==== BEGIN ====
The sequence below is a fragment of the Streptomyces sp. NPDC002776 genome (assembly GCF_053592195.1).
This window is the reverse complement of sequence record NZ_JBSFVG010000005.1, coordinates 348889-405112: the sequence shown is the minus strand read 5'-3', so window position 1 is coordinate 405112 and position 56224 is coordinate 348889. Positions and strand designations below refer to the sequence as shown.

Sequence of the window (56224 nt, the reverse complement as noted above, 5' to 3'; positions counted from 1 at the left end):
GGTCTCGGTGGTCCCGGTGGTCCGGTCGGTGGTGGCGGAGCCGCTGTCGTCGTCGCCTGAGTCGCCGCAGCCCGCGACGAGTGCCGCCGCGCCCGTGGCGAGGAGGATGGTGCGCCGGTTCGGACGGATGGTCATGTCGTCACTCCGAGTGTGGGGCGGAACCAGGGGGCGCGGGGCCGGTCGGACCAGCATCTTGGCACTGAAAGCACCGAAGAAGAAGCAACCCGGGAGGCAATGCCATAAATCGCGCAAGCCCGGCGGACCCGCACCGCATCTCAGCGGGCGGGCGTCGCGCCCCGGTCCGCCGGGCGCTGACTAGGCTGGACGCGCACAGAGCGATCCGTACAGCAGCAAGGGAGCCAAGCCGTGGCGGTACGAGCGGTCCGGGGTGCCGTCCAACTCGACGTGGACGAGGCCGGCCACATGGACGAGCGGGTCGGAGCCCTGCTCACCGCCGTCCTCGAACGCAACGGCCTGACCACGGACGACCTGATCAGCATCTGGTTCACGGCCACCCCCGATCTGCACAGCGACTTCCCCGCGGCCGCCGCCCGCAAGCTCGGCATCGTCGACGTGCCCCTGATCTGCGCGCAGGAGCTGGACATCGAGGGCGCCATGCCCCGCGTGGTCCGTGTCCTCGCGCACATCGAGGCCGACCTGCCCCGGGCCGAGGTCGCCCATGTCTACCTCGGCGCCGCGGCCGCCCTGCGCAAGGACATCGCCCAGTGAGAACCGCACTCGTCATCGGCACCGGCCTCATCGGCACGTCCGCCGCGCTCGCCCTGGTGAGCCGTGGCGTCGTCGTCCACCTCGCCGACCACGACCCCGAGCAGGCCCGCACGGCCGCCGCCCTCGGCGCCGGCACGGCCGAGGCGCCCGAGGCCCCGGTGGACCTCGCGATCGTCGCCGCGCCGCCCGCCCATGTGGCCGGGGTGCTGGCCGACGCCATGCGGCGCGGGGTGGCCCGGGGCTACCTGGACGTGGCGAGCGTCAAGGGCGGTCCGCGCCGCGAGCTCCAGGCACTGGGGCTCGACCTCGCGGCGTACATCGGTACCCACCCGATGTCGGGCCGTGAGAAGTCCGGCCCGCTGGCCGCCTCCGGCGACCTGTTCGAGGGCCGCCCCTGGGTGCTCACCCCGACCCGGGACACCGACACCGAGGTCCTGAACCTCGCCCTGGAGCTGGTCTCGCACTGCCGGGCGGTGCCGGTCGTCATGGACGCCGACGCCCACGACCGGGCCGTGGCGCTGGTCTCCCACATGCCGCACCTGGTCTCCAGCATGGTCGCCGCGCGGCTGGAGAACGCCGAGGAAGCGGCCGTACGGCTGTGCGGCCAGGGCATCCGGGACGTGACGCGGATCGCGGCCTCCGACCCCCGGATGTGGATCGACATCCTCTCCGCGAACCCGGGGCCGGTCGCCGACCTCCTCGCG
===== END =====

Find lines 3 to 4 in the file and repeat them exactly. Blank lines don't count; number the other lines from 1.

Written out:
Sequence of the window (56224 nt, the reverse complement as noted above, 5' to 3'; positions counted from 1 at the left end):
GGTCTCGGTGGTCCCGGTGGTCCGGTCGGTGGTGGCGGAGCCGCTGTCGTCGTCGCCTGAGTCGCCGCAGCCCGCGACGAGTGCCGCCGCGCCCGTGGCGAGGAGGATGGTGCGCCGGTTCGGACGGATGGTCATGTCGTCACTCCGAGTGTGGGGCGGAACCAGGGGGCGCGGGGCCGGTCGGACCAGCATCTTGGCACTGAAAGCACCGAAGAAGAAGCAACCCGGGAGGCAATGCCATAAATCGCGCAAGCCCGGCGGACCCGCACCGCATCTCAGCGGGCGGGCGTCGCGCCCCGGTCCGCCGGGCGCTGACTAGGCTGGACGCGCACAGAGCGATCCGTACAGCAGCAAGGGAGCCAAGCCGTGGCGGTACGAGCGGTCCGGGGTGCCGTCCAACTCGACGTGGACGAGGCCGGCCACATGGACGAGCGGGTCGGAGCCCTGCTCACCGCCGTCCTCGAACGCAACGGCCTGACCACGGACGACCTGATCAGCATCTGGTTCACGGCCACCCCCGATCTGCACAGCGACTTCCCCGCGGCCGCCGCCCGCAAGCTCGGCATCGTCGACGTGCCCCTGATCTGCGCGCAGGAGCTGGACATCGAGGGCGCCATGCCCCGCGTGGTCCGTGTCCTCGCGCACATCGAGGCCGACCTGCCCCGGGCCGAGGTCGCCCATGTCTACCTCGGCGCCGCGGCCGCCCTGCGCAAGGACATCGCCCAGTGAGAACCGCACTCGTCATCGGCACCGGCCTCATCGGCACGTCCGCCGCGCTCGCCCTGGTGAGCCGTGGCGTCGTCGTCCACCTCGCCGACCACGACCCCGAGCAGGCCCGCACGGCCGCCGCCCTCGGCGCCGGCACGGCCGAGGCGCCCGAGGCCCCGGTGGACCTCGCGATCGTCGCCGCGCCGCCCGCCCATGTGGCCGGGGTGCTGGCCGACGCCATGCGGCGCGGGGTGGCCCGGGGCTACCTGGACGTGGCGAGCGTCAAGGGCGGTCCGCGCCGCGAGCTCCAGGCACTGGGGCTCGACCTCGCGGCGTACATCGGTACCCACCCGATGTCGGGCCGTGAGAAGTCCGGCCCGCTGGCCGCCTCCGGCGACCTGTTCGAGGGCCGCCCCTGGGTGCTCACCCCGACCCGGGACACCGACACCGAGGTCCTGAACCTCGCCCTGGAGCTGGTCTCGCACTGCCGGGCGGTGCCGGTCGTCATGGACGCCGACGCCCACGACCGGGCCGTGGCGCTGGTCTCCCACATGCCGCACCTGGTCTCCAGCATGGTCGCCGCGCGGCTGGAGAACGCCGAGGAAGCGGCCGTACGGCTGTGCGGCCAGGGCATCCGGGACGTGACGCGGATCGCGGCCTCCGACCCCCGGATGTGGATCGACATCCTCTCCGCGAACCCGGGGCCGGTCGCCGACCTCCTCGCG